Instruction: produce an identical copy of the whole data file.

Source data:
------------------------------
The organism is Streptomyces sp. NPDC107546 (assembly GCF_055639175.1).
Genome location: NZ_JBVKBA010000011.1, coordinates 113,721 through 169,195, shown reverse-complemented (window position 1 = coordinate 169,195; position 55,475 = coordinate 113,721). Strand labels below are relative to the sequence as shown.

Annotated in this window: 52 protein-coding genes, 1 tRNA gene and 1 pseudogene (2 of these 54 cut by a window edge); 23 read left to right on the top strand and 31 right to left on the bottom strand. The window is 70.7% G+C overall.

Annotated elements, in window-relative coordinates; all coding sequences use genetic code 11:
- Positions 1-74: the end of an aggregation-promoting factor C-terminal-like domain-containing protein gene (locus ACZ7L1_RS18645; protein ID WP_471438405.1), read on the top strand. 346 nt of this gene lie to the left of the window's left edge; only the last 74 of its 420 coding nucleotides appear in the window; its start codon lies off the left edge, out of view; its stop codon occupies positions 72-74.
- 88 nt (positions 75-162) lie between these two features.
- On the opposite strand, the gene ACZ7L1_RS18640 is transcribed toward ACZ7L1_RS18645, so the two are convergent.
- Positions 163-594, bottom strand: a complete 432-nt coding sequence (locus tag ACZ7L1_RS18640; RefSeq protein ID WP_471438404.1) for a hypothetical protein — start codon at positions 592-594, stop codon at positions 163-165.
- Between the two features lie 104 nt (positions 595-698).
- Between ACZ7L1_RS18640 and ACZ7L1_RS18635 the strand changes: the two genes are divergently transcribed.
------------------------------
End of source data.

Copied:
The organism is Streptomyces sp. NPDC107546 (assembly GCF_055639175.1).
Genome location: NZ_JBVKBA010000011.1, coordinates 113,721 through 169,195, shown reverse-complemented (window position 1 = coordinate 169,195; position 55,475 = coordinate 113,721). Strand labels below are relative to the sequence as shown.

Annotated in this window: 52 protein-coding genes, 1 tRNA gene and 1 pseudogene (2 of these 54 cut by a window edge); 23 read left to right on the top strand and 31 right to left on the bottom strand. The window is 70.7% G+C overall.

Annotated elements, in window-relative coordinates; all coding sequences use genetic code 11:
- Positions 1-74: the end of an aggregation-promoting factor C-terminal-like domain-containing protein gene (locus ACZ7L1_RS18645; protein ID WP_471438405.1), read on the top strand. 346 nt of this gene lie to the left of the window's left edge; only the last 74 of its 420 coding nucleotides appear in the window; its start codon lies off the left edge, out of view; its stop codon occupies positions 72-74.
- 88 nt (positions 75-162) lie between these two features.
- On the opposite strand, the gene ACZ7L1_RS18640 is transcribed toward ACZ7L1_RS18645, so the two are convergent.
- Positions 163-594, bottom strand: a complete 432-nt coding sequence (locus tag ACZ7L1_RS18640; RefSeq protein ID WP_471438404.1) for a hypothetical protein — start codon at positions 592-594, stop codon at positions 163-165.
- Between the two features lie 104 nt (positions 595-698).
- Between ACZ7L1_RS18640 and ACZ7L1_RS18635 the strand changes: the two genes are divergently transcribed.